Can humans discriminate between dogs on the base of the acoustic parameters of barks?

Research output: Contribution to journalArticle

36 Citations (Scopus)

Abstract

In this study we tested the often suggested claim that people are able to recognize their dogs by their barks. Earlier studies in other species indicated that reliable discrimination between individuals cannot be made by listening to chaotically noisy vocalizations. As barking is typically such a chaotic noisy vocalization, we have hypothesized that reliable discrimination between individuals is not possible by listening to barks. In this study, playback experiments were conducted to explore (1) how accurately humans discriminate between dogs by hearing only their barks, (2) the impact of the eliciting context of calls on these discrimination performances, and (3) how much such discrimination depends on acoustic parameters (tonality and frequency of barks, and the intervals between the individual barks). Our findings were consistent with the previous studies: human performances did not pass the empirical threshold of reliable discrimination in most cases. But a significant effect of tonality was found: discrimination between individuals was more successful when listeners were listening to low harmonic-to-noise ratio (HNR) barks. The contexts in which barks were recorded affected significantly the listeners' performances: if the dog barked at a stranger, listeners were able to discriminate the vocalizations better than if they were listening to sounds recorded when the dog was separated from its owner. It is rendered probable that the bark might be a more efficient communication system between humans and dogs for communicating the motivational state of an animal than for discrimination among strange individuals.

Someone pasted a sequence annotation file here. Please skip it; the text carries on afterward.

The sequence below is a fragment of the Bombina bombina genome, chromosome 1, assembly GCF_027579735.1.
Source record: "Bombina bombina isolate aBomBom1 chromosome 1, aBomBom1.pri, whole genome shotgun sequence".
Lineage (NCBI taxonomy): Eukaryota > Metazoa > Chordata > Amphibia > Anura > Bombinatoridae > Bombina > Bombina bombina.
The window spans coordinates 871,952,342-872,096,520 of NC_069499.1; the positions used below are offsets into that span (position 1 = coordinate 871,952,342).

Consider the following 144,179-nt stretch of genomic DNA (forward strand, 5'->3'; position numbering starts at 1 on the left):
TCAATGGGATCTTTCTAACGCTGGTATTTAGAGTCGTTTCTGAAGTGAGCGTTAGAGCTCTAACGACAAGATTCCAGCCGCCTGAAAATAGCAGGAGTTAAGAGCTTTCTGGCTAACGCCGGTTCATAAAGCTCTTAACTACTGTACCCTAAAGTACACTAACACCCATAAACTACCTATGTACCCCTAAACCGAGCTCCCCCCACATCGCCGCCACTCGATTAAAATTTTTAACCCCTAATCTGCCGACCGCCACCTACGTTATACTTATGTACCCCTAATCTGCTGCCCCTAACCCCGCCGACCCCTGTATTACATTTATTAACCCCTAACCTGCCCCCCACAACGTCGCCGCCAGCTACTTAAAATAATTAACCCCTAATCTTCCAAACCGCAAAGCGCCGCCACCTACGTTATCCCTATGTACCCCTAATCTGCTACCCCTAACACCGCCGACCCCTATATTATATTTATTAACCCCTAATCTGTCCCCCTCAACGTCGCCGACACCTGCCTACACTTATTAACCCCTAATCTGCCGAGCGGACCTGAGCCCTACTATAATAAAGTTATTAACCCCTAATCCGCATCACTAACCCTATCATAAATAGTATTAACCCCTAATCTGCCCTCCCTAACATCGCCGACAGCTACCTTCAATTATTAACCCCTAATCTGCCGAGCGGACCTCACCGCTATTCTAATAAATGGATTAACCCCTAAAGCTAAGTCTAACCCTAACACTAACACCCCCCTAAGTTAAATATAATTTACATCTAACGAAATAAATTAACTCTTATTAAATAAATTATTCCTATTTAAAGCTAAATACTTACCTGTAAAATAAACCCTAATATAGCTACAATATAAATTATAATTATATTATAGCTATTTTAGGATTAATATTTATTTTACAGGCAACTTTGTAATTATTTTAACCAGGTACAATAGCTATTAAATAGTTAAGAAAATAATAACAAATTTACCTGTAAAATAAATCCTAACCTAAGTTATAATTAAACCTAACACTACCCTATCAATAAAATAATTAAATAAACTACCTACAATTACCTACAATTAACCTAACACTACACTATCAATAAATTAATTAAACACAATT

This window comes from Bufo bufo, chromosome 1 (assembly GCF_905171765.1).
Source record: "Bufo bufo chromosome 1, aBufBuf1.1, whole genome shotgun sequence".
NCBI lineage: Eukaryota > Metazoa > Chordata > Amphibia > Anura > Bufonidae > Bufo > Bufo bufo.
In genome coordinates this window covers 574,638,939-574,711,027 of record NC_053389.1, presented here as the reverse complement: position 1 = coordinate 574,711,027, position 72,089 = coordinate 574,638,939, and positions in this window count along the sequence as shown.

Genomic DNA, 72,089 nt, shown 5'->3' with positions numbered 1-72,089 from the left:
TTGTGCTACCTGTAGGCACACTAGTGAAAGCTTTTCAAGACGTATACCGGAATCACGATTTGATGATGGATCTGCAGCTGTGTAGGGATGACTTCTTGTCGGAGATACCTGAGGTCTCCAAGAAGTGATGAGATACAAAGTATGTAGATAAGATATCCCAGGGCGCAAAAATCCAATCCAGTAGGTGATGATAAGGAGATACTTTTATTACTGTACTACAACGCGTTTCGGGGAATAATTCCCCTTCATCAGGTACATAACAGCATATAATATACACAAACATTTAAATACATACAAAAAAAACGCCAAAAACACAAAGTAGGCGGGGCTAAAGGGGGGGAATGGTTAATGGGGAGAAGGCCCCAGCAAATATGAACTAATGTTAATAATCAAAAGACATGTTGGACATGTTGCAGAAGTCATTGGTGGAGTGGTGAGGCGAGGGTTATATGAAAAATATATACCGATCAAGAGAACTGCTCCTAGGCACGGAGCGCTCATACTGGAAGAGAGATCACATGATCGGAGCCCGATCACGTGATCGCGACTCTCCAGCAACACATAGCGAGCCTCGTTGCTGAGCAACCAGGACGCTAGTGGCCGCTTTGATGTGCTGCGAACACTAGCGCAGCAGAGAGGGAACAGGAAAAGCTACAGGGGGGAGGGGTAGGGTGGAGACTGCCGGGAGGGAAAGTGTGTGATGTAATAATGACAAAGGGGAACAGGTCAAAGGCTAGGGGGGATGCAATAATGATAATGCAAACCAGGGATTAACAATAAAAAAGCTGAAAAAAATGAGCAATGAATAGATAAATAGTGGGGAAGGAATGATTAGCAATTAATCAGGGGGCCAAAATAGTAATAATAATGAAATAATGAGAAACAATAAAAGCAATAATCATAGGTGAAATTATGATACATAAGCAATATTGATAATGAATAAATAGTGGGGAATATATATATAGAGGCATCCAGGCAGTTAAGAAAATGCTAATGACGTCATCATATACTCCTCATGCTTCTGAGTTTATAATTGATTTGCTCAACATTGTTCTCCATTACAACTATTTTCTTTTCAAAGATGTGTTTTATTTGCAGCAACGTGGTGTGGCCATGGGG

Original languageEnglish
Pages (from-to)76-83
Number of pages8
JournalBehavioural Processes
Volume73
Issue number1
DOIs
Publication statusPublished - Jul 2006

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Acoustics
bark
acoustics
Dogs
dogs
vocalization
Hearing
Noise
Communication
dog
parameter
communications technology
hearing
animal
animals

Keywords

  • Acoustic communication
  • Canid vocalization
  • Human-animal interaction
  • Individual discrimination

ASJC Scopus subject areas

  • Animal Science and Zoology
  • Ecology, Evolution, Behavior and Systematics
  • Behavioral Neuroscience

Cite this

Can humans discriminate between dogs on the base of the acoustic parameters of barks? / Molnár, Csaba; Pongrácz, P.; Dóka, A.; Miklósi, A.

In: Behavioural Processes, Vol. 73, No. 1, 07.2006, p. 76-83.

Research output: Contribution to journalArticle

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